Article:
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|Saturday, December 01, 2007|
It’s a tricky thing to talk up a mouse without getting cheesy. But this little guy, by all appearances a normal rodent, has a human liver inside of it, making it a real-life mighty mouse worth at least five grand. Markus Grompe of the Oregon Stem Cell Center at Oregon Health & Science University is breeding more of this star in hopes of revolutionizing the way drugs are tested. The mouse’s liver is infected with disease and then healthy human liver cells are transplanted into it; these human cells thrive until the liver is only 10% mouse. The new liver allows the mice to metabolize and excrete medications like a human. Pharmaceutical companies testing medication toxicity and searching for disease cures are interested because testing on this mouse is like testing on real human liver cells, which are hard to come by. Previous technology only allowed for an inconsequential number of human cells in mice, and a more recent Japanese version can’t control the liver disease or stop healthy mouse liver cells from regenerating. Those mice have shorter life spans and are difficult to breed, which makes Grompe optimistic that he’s developed a big seller. With the Japanese mice selling for $5,000 each, Grompe could be holding a small, furry fortune in his hands. AMBER NOBE
Monday, November 10, 2014
BY KIM MOORE | OB RESEARCH EDITOR
A market for low-carbon transportation fuels has a chance to flourish in Oregon if regulators adopt the second phase of the state’s Clean Fuels Program.
Wednesday, October 22, 2014
We didn’t intend this issue to have an election season theme. But politics has a way of seeping into the cracks and fissures.
Sunday, October 12, 2014
BY LINDA BAKER
Cylvia Hayes, tabloid vs. watchdog journalism and the looming threat of a Cascadia earthquake.
Wednesday, October 22, 2014
BY JOE ROJAS-BURKE & KIM MOORE
Oregon Business reports on the visa squeeze, the skills gap and foreign-born residents who are revitalizing rural Oregon.
Thursday, October 02, 2014
Oregon Business magazine has named the sixth annual 100 Best Nonprofits to Work for in Oregon.
Thursday, November 20, 2014
BY JASON NORRIS | OB CONTRIBUTOR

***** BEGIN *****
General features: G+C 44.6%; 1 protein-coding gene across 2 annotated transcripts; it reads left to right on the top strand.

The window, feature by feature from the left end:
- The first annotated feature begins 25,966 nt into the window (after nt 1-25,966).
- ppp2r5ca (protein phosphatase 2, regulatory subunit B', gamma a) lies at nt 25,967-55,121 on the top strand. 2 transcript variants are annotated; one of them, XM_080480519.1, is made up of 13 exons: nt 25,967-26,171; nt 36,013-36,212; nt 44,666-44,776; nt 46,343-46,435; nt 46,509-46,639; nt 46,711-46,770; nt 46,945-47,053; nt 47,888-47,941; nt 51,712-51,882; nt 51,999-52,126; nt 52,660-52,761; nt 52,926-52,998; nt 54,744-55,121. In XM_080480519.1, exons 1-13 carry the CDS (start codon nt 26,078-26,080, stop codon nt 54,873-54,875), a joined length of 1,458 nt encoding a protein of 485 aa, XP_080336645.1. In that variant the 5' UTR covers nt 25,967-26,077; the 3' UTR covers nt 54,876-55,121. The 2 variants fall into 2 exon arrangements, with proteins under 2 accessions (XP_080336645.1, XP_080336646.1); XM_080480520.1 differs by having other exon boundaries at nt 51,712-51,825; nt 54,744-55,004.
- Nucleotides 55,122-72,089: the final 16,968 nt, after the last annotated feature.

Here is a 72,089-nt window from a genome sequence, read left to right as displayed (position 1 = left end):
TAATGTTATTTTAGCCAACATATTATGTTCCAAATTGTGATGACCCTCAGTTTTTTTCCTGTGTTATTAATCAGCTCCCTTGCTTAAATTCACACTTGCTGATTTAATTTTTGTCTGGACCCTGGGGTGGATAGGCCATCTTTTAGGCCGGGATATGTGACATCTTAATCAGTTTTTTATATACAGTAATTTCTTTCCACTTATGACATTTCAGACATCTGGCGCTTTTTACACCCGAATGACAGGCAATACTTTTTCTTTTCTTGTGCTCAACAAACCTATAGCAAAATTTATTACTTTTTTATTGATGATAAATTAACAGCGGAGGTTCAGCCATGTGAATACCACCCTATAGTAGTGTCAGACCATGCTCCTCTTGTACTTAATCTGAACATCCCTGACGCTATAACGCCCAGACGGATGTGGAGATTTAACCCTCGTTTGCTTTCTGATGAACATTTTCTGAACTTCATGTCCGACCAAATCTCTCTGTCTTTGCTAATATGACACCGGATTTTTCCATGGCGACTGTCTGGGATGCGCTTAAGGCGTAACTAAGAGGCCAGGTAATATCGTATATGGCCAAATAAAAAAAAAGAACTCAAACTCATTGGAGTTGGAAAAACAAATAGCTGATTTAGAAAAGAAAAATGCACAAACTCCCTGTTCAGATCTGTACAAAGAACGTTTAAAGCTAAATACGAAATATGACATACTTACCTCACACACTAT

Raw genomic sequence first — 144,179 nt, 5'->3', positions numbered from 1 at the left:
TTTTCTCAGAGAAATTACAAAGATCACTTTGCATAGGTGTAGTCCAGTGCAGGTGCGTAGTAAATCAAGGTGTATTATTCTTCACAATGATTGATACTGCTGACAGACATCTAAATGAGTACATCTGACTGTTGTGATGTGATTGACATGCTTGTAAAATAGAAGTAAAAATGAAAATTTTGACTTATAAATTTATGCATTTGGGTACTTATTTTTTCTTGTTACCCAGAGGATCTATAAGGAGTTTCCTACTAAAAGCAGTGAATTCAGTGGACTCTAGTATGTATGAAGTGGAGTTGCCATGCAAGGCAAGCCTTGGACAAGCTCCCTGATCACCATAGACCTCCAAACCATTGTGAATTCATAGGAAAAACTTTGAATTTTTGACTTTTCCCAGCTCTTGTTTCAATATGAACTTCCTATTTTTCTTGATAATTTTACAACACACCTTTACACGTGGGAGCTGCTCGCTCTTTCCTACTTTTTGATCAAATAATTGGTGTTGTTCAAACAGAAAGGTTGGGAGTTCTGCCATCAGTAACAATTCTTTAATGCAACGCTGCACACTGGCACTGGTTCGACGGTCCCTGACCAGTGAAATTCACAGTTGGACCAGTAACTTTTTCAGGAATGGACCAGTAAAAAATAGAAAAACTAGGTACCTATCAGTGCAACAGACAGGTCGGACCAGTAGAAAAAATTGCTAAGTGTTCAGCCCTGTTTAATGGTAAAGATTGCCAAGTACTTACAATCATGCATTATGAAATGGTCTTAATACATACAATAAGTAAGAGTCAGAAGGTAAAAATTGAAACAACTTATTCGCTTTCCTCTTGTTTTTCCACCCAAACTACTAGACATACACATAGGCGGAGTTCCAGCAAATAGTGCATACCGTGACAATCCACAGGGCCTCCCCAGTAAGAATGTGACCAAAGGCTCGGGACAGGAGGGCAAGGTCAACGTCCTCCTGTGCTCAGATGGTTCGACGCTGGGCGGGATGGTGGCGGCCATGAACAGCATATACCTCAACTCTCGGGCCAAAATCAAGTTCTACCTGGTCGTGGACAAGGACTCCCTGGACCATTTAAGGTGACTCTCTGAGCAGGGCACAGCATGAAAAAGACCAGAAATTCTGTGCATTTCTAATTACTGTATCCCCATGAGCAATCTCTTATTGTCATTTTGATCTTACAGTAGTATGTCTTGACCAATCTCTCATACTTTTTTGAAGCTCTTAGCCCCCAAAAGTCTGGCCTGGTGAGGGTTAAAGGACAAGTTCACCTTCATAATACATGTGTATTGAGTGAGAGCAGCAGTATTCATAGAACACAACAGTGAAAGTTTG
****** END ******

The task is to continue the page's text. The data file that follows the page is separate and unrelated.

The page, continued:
Each month for Oregon Business, we assess factors that are shaping current capital market activity—and what they mean to investors. Here we take a look at two major developments regarding possible rollbacks of the Affordable Care Act (ACA).
Wednesday, October 15, 2014
BY DIANE BUISMAN
Some common misconceptions employers have about marijuana.
|A Complex Portrait: Immigration, Jobs and the Economy|
|Woman of Steel|
|Kill the Meeting|
|Price of already-built homes in Seattle area drops|
|Apple hits record-high value|
|Fed's ability to regulate questioned|
|Budweiser to move away from Clydesdales|
|Mergers lucrative for departing CEOs, but not necessarily shareholders|
|Senators ask, but get no real answers regarding safety from air bag executives|
|Senate investigation says Wall Street misused commodities businesses|
Is your business ready to join us in the call for action? This opening panel includes Oregon businesses who will discuss why they signed the Oregon Climate Declaration, the investments they are making to reduce carbon emissions, and how their actions are affecting their companies.
Get ready for two days of special events produced with the EPA, Portland Timbers and ISOS before and after the GoGreen Conference on October 16.
Plenty of employers seem “dazed and confused” after the recent vote to legalize marijuana. In light of Measure 91 passing, what are some issues for private-sector Oregon employers to consider?
Rotary’s Oregon Ethics in Business aims to raise consciousness about business ethics by honoring exceptional companies.
Barran Liebman’s annual employment law seminar is an industry classic.
Is my drug-free workplace policy up in smoke?
More than 400 "Change Makers" will gather to invest in a socially sustainable community.